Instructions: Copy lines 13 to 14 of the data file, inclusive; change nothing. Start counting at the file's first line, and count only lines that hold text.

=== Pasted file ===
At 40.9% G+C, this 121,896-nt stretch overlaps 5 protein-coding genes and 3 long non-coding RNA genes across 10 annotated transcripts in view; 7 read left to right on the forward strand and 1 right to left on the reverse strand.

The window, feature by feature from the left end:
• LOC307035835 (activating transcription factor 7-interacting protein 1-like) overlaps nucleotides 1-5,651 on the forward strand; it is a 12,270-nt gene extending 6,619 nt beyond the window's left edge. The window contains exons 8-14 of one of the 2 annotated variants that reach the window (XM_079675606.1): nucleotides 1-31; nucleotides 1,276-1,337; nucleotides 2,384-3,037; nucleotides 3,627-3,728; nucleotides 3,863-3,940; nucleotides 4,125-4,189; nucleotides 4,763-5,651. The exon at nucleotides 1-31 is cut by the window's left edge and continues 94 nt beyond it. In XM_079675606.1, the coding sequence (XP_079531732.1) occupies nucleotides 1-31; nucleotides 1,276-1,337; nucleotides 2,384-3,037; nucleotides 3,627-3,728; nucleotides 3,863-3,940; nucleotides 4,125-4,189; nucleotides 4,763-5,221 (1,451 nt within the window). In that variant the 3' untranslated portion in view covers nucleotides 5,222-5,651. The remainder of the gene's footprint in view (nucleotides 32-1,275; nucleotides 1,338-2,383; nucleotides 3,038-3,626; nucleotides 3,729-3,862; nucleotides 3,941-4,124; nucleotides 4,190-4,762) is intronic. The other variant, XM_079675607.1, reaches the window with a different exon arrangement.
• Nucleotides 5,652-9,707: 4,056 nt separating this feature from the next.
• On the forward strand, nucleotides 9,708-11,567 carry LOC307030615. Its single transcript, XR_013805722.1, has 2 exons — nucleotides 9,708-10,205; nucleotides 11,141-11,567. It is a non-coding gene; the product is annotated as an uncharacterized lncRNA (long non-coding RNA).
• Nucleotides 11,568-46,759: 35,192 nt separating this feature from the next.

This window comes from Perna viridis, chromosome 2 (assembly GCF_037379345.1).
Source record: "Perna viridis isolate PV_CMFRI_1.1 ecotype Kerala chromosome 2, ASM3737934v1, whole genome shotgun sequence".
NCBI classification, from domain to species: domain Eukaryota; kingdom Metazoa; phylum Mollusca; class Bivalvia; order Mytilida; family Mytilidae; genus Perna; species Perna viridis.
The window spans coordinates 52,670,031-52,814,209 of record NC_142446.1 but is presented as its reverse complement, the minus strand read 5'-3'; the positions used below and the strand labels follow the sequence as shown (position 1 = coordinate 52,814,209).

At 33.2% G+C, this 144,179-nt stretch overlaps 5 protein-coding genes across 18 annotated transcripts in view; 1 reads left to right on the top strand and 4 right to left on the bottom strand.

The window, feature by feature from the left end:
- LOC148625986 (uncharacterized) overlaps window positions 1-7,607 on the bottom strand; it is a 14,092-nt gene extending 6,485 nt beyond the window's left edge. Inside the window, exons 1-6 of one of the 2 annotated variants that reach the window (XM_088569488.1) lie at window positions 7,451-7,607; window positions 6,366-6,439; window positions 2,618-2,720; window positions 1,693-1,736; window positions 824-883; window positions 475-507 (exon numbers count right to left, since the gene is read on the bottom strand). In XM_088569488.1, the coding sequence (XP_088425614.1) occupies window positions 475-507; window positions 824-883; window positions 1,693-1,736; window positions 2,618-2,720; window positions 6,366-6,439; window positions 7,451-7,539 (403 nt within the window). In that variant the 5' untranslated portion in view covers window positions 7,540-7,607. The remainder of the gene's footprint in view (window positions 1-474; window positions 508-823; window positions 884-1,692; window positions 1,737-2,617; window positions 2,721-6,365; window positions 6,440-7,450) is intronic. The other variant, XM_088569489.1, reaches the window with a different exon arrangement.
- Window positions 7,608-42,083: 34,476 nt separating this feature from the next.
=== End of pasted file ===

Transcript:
- LOC148625986 (uncharacterized) overlaps window positions 1-7,607 on the bottom strand; it is a 14,092-nt gene extending 6,485 nt beyond the window's left edge. Inside the window, exons 1-6 of one of the 2 annotated variants that reach the window (XM_088569488.1) lie at window positions 7,451-7,607; window positions 6,366-6,439; window positions 2,618-2,720; window positions 1,693-1,736; window positions 824-883; window positions 475-507 (exon numbers count right to left, since the gene is read on the bottom strand). In XM_088569488.1, the coding sequence (XP_088425614.1) occupies window positions 475-507; window positions 824-883; window positions 1,693-1,736; window positions 2,618-2,720; window positions 6,366-6,439; window positions 7,451-7,539 (403 nt within the window). In that variant the 5' untranslated portion in view covers window positions 7,540-7,607. The remainder of the gene's footprint in view (window positions 1-474; window positions 508-823; window positions 884-1,692; window positions 1,737-2,617; window positions 2,721-6,365; window positions 6,440-7,450) is intronic. The other variant, XM_088569489.1, reaches the window with a different exon arrangement.
- Window positions 7,608-42,083: 34,476 nt separating this feature from the next.